A few days after he leaves, Finch starts sending Violet cryptic texts and never responds when she asks him questions. Finch’s friends and family aren’t concerned at all. Meanwhile, Violet and her parents celebrate the anniversary of Eleanor’s death, and Violet continues to work on her new web magazine. Then, one Sunday late in April, Kate shows up at Violet’s house with an odd email from Finch—and the concerning news that Finch has stopped checking in. Violet discovers that she and Finch’s friends have all received cryptic emails as well, so she goes to Finch’s house and inspects his closet again. She finds two lines of text and thinks she knows what they mean. She drives to the Blue Hole, where she finds Finch’s clothes neatly folded. After she calls 911, emergency responders retrieve Finch’s dead body from the water.

Violet’s parents insist on going with her to Finch’s funeral. The preacher doesn’t mention suicide once—this is in part because the authorities couldn’t rule Finch’s death a suicide, since he didn’t leave a note. As the days and weeks pass, Violet grows increasingly angry. Kids who once bullied Finch now seem to idolize and miss him. Violet has a counseling session with Mr. Embry in which Mr. Embry encourages her to realize that Finch’s death wasn’t her fault—instead, she needs to think of herself as a survivor and learn to live despite this loss. Violet also starts to reconnect with Amanda.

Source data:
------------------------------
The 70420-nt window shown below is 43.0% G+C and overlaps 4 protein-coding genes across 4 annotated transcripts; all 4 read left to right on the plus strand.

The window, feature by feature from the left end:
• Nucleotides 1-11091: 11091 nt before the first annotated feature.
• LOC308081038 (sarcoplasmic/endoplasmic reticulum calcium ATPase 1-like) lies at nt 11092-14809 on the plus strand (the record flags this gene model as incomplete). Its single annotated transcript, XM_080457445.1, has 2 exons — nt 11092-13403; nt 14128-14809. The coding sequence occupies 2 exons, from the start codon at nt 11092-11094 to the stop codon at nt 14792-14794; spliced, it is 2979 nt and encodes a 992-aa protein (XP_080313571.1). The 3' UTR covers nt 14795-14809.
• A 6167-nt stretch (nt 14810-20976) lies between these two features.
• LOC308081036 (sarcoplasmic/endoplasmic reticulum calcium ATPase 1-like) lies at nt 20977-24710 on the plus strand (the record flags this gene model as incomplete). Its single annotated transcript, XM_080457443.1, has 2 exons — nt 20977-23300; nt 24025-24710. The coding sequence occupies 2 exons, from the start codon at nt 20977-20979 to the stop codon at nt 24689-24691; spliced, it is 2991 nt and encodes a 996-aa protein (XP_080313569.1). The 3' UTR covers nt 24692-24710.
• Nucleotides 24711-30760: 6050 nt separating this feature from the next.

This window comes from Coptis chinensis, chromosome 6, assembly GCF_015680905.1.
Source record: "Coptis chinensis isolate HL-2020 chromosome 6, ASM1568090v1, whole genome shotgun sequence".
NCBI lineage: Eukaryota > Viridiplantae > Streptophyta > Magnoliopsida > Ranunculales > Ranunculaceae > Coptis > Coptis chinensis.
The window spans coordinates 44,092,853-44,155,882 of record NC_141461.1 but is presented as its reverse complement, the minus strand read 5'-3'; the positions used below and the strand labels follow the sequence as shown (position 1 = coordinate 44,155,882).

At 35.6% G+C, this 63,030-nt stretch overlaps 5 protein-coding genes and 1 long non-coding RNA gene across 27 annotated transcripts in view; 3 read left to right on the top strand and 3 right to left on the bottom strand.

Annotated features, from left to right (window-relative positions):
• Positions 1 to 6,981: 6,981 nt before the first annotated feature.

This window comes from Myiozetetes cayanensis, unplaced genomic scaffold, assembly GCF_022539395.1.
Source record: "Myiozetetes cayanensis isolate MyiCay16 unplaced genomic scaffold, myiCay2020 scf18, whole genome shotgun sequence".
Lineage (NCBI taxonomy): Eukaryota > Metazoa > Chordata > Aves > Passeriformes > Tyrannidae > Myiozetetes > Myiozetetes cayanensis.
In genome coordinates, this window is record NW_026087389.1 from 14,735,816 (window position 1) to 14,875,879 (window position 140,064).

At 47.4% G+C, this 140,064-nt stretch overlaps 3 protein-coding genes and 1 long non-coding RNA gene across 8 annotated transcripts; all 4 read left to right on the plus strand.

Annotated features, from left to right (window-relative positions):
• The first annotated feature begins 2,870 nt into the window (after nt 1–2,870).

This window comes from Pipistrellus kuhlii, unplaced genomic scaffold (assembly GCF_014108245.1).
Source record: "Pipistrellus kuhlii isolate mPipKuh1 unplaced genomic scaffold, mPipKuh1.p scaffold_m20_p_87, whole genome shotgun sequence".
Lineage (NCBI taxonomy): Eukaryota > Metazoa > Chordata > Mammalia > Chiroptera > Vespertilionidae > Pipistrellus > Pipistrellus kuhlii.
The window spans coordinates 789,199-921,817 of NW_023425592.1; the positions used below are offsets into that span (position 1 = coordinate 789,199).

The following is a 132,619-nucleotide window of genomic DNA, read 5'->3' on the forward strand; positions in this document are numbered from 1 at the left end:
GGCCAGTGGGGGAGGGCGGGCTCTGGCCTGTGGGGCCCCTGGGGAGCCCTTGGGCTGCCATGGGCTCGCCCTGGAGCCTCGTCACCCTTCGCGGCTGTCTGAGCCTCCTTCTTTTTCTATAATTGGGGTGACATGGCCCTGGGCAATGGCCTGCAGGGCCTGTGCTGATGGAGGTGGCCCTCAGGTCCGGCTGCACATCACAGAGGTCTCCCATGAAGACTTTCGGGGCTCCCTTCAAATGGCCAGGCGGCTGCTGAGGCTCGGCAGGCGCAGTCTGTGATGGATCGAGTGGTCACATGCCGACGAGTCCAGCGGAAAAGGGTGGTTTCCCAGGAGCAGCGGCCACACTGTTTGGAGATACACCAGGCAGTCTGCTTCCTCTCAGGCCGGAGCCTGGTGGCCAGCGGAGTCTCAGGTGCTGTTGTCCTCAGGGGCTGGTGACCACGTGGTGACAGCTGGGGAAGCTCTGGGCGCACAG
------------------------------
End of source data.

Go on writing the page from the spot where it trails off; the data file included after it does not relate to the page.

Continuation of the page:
When Violet found Finch’s body, she also found and took the map that she and Finch used for their geography project. She discovers that he marked five more sites for her to visit, so she visits them in order. At each place, Finch left her something important to see or do. She finds a pair of his shoes on “shoe trees” near the Kentucky border, and she paints a coat of paint the color of Finch’s eyes on the world’s biggest ball of paint (Finch painted it violet in honor of her). She visits an abandoned drive-in theater, where Finch wrote “I was here” on the screen. The fourth site is a monastery and grotto, and the final site is a small roadside chapel. The chapel was built to honor the victims of car crashes, a nod to Eleanor. Violet sits in a pew and cries as she reads lyrics and music that Finch left for her in the Bible—the song talks about how happy and whole she made him feel.

Several months later, Violet swims at the Blue Hole and remembers Finch. She misses him and still sees him everywhere, but she also thinks of all the places she has yet to see.